Last week I mentioned that my papaya tree was giving shade to the kitchen. Small Footprints also mentioned that she had similar success with tomato plants. Just thought I would share the best heat control (Yes, I know most of you are heading to winter, file this away) I ever had (even beats air conditioning) was when I lived in a previous house.

Amendoeira Tree

We had an ‘amendoeira’ tree growing in the front yard. It was huge and apart from supporting the kids’ tyre swing it shaded the house. I have a photo, but cant find it, so I have added this one.

As you can see, plenty of shade.

The one we had shaded the lounge and even on the hottest days the lounge was cool and refreshing.

Plant a tree, do away with the need for costly air conditioning. The only problem with the amendoeira tree was that they shed leaves twice a year, but what a wonderful addition to the compost heap.

This week’s Change the World Wednesday challenge:

At this time of year, many people are planning holiday dinners, family get-togethers, etc. Typically, decorations play into these events. So this week, we’d like your tips & ideas for decorating in a “green” way. And, of course, we’d like you to choose Eco-friendly decorations for your event.

Or …

If you are not planning to decorate for a special occasion this year, we’d like to know how you generally adorn your living space. For example, do you purchase recycled items (wall hangings, knickknacks, etc.). Is your furniture made of Eco-friendly materials? Again, we’d love your tips & ideas for creating a comfortable, “green” living space … and if you’re thinking of adding anything new to your home, please choose an Eco-friendly item.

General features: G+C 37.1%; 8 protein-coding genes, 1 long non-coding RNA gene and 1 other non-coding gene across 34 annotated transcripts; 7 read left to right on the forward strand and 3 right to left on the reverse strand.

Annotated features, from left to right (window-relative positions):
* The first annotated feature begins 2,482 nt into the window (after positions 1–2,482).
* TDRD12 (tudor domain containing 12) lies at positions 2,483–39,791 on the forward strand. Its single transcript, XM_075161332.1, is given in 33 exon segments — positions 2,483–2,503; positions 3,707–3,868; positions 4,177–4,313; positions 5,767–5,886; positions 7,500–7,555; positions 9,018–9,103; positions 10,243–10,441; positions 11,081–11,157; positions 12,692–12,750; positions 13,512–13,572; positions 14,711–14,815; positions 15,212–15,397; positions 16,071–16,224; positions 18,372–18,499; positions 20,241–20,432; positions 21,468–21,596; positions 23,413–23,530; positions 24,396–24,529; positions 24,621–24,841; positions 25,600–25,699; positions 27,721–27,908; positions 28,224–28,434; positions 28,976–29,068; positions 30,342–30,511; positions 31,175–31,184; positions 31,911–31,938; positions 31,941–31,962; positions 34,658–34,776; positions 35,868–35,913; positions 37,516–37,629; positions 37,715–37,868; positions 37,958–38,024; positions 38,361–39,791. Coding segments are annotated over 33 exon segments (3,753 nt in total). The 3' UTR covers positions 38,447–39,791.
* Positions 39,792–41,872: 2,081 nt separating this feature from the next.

Well, I am not planning on celebrations at home, so I guess I have to consider the second part of the challenge.

My house has only three new items. My bed, the chair I am sitting on and a small cabinet in the kitchen; the rest is secondhand and recycled.

My sofas (2 & 3 seat) I salvaged after the larger one was thrown out by a family down the road a little. They later offered me the smaller as well.

The cabinete in the lounge, was donated by my previous landlord, I just had to repair it and it was mine. The coffee table was off the street and my liquor cabinet is old fruit boxes. The wine rack came from a brechó (Op Shop, secondhand shop). The TV (second hand) sits on a computer table that I salvaged from the street.

My fridge I bought secondhand from a neighbour. The drawers in my bedroom came from the street.

Improvised kitchen

There are many other items that I have salvaged and I have improvised a lot. Yes, those are old wardrobe drawers that I used to make my first makeshift kitchen cabinet and it’s still there; and a brick that holds my utensils. The portable stacker (left obscured) also came from the street; after a good scrub, was as good as new.

Now mostly this was buy necessity, but now that I am financially better off than when I began to set up house again. I usually check out the brechó before I buy anything. I can’t see the sense in buying new if secondhand is available and in good or repairable condition. Buying new is for the birds and those with status problems.

I learned along time ago to shuck my pride.